Kay's Blog


in Grief

Walking Through Grief During the Holidays

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Christmas 2013 was our family’s first without our son Matthew. I could barely breathe. I stayed away from the grocery store and the mall, fearing I couldn’t hold it together in either. The Internet became my friend as I shopped late at night, without sentimental mall music stirring up memories of Christmases past—when all three of my children were alive.

But every day, the Christmas cards arrived.

When I opened the first batch of cards, shock washed over me. Photos of beautiful, happy, intact families cascaded onto my kitchen table. Most were accompanied by a greeting wishing me a joyous Christmas. Some had a signature and the message, “Hope you have a great Christmas.” Others included a standard family newsletter, listing the accomplishments, vacations, and delightful family moments that had filled their year. I grew astonished, then angry, as I realized that none of the cards mentioned that our precious Matthew had died violently six months earlier, leaving us definitely not having a joyous Christmas.

Eventually I left the card-opening to Rick. The cards remained unopened in the traditional iron sleigh that has held our cards through the years until after Christmas Day had passed. Weeks later, I tore through them, angry tears pouring down my cheeks as I separated them into three piles: ones that didn’t mention our grief, ones that did so with a short, “Praying for you,” and ones that included soothing, loving, and thoughtful words of compassion and empathy. The third stack was the smallest.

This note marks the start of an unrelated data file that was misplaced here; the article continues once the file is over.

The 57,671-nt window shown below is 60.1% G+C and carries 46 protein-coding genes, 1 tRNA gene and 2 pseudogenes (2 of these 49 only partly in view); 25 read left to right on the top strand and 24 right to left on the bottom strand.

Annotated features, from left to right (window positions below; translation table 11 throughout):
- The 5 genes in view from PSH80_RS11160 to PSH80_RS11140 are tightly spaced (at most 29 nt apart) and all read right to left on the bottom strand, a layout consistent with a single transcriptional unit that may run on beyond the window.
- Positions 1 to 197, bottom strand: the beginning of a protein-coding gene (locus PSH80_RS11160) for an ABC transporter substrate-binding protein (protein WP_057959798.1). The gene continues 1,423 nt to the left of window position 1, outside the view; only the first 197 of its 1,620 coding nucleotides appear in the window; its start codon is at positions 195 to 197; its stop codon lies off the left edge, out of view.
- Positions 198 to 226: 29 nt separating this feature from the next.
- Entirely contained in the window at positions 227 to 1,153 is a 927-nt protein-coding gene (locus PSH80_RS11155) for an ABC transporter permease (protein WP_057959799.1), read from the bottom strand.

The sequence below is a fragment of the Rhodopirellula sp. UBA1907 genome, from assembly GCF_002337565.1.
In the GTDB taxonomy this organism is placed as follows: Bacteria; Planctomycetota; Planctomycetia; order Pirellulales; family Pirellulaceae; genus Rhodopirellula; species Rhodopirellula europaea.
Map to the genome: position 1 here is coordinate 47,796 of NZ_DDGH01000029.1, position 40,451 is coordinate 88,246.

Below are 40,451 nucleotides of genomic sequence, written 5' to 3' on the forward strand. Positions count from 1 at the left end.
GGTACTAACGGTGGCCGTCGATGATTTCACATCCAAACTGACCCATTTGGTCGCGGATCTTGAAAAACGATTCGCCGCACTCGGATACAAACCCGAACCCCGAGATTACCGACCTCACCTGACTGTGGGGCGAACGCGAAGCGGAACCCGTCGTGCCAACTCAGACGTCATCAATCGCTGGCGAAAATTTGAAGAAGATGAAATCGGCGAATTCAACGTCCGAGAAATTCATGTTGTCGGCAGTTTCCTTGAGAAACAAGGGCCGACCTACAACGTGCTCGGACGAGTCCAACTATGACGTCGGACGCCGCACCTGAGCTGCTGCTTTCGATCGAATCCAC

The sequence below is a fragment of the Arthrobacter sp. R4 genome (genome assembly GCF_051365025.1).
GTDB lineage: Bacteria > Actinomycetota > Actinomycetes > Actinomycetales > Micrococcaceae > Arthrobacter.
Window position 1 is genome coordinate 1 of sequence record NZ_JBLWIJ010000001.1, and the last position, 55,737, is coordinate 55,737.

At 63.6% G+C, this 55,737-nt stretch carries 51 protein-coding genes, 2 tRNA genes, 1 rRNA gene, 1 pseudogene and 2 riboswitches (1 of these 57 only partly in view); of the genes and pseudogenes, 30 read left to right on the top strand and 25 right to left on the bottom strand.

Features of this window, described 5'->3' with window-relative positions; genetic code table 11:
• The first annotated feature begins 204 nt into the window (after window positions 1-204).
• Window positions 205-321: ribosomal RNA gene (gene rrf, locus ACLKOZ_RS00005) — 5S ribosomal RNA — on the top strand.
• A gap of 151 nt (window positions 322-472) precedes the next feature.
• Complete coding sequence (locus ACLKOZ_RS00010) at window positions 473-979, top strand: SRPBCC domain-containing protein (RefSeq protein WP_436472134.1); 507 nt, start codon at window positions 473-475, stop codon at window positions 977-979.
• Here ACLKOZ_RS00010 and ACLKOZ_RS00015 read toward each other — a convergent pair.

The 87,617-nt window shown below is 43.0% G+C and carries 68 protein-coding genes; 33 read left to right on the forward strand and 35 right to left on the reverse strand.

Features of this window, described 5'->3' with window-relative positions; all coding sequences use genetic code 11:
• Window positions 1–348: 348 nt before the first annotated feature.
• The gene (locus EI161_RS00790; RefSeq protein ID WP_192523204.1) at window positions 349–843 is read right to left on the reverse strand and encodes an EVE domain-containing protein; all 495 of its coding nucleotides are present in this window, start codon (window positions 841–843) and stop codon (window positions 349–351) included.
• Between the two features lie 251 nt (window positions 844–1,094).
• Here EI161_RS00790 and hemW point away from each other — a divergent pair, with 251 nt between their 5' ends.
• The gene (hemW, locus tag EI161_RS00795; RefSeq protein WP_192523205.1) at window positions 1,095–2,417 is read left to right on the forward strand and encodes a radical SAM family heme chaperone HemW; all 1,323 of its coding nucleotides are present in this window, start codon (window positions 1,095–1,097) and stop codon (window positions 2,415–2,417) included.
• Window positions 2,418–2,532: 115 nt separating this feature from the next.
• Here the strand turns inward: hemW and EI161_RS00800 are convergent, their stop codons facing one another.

That second Christmas, I opened the first Christmas card of this season. I wondered if perhaps I had been oversensitive the previous December—so immersed in our family’s loss at the time that every expression of happiness was like scraping an open wound. I hoped that I’d feel differently this holiday season. When I opened the card—an artfully designed print on heavy paper stock, printed with a signature from a pastor I don’t even know—I threw it away.

After that, I wrote about the experience on Facebook. I asked readers to consider sending a plain card to grieving families (instead of an obligatory “happy family” photo). “Tell them in a few words that you are aware of how painful Christmas can be and that you are praying for them,” I wrote. “Yes, it’s inconvenient—it will take more time than your rushed signature, and it will require entering into someone else’s loss, mourning, grief, and anger.”

I ended the post on behalf of grieving parents everywhere: “If you aren’t willing to modify your way of sending cards for a while, please do us a favor and take us off your list.” Hundreds of folks resonated with my words and spoke of similar experiences. Others were deeply offended and let me know.

Piercing Reminder